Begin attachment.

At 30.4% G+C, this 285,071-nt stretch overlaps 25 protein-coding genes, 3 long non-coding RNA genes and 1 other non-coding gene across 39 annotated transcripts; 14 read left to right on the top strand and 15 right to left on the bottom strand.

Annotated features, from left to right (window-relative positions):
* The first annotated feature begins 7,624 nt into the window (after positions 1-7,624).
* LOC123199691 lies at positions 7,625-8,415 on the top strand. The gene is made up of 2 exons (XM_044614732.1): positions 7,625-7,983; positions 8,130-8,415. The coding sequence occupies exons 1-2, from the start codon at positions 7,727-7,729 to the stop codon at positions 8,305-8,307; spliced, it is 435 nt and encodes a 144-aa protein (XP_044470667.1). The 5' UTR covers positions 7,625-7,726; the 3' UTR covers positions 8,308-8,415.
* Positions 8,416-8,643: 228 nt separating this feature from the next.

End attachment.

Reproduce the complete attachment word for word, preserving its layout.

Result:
At 30.4% G+C, this 285,071-nt stretch overlaps 25 protein-coding genes, 3 long non-coding RNA genes and 1 other non-coding gene across 39 annotated transcripts; 14 read left to right on the top strand and 15 right to left on the bottom strand.

Annotated features, from left to right (window-relative positions):
* The first annotated feature begins 7,624 nt into the window (after positions 1-7,624).
* LOC123199691 lies at positions 7,625-8,415 on the top strand. The gene is made up of 2 exons (XM_044614732.1): positions 7,625-7,983; positions 8,130-8,415. The coding sequence occupies exons 1-2, from the start codon at positions 7,727-7,729 to the stop codon at positions 8,305-8,307; spliced, it is 435 nt and encodes a 144-aa protein (XP_044470667.1). The 5' UTR covers positions 7,625-7,726; the 3' UTR covers positions 8,308-8,415.
* Positions 8,416-8,643: 228 nt separating this feature from the next.